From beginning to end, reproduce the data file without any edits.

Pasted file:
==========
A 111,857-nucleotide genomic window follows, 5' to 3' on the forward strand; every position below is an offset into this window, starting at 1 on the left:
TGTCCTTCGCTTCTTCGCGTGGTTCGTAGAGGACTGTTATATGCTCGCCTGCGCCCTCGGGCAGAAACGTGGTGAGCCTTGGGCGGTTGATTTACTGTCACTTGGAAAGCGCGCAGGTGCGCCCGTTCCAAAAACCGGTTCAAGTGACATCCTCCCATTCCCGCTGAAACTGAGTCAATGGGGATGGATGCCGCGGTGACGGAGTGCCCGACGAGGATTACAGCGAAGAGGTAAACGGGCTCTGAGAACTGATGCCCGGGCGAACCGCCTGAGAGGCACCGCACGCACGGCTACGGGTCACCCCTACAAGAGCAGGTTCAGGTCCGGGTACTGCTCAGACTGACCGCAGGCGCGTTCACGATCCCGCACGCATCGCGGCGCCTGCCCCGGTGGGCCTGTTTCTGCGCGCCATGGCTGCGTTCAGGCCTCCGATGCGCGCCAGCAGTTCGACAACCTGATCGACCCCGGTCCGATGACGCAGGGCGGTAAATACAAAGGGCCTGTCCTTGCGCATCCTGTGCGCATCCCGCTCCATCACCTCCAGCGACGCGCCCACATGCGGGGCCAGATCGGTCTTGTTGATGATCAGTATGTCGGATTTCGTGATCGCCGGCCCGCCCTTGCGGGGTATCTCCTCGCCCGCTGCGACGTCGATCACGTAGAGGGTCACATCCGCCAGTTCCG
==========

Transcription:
A 111,857-nucleotide genomic window follows, 5' to 3' on the forward strand; every position below is an offset into this window, starting at 1 on the left:
TGTCCTTCGCTTCTTCGCGTGGTTCGTAGAGGACTGTTATATGCTCGCCTGCGCCCTCGGGCAGAAACGTGGTGAGCCTTGGGCGGTTGATTTACTGTCACTTGGAAAGCGCGCAGGTGCGCCCGTTCCAAAAACCGGTTCAAGTGACATCCTCCCATTCCCGCTGAAACTGAGTCAATGGGGATGGATGCCGCGGTGACGGAGTGCCCGACGAGGATTACAGCGAAGAGGTAAACGGGCTCTGAGAACTGATGCCCGGGCGAACCGCCTGAGAGGCACCGCACGCACGGCTACGGGTCACCCCTACAAGAGCAGGTTCAGGTCCGGGTACTGCTCAGACTGACCGCAGGCGCGTTCACGATCCCGCACGCATCGCGGCGCCTGCCCCGGTGGGCCTGTTTCTGCGCGCCATGGCTGCGTTCAGGCCTCCGATGCGCGCCAGCAGTTCGACAACCTGATCGACCCCGGTCCGATGACGCAGGGCGGTAAATACAAAGGGCCTGTCCTTGCGCATCCTGTGCGCATCCCGCTCCATCACCTCCAGCGACGCGCCCACATGCGGGGCCAGATCGGTCTTGTTGATGATCAGTATGTCGGATTTCGTGATCGCCGGCCCGCCCTTGCGGGGTATCTCCTCGCCCGCTGCGACGTCGATCACGTAGAGGGTCACATCCGCCAGTTCCG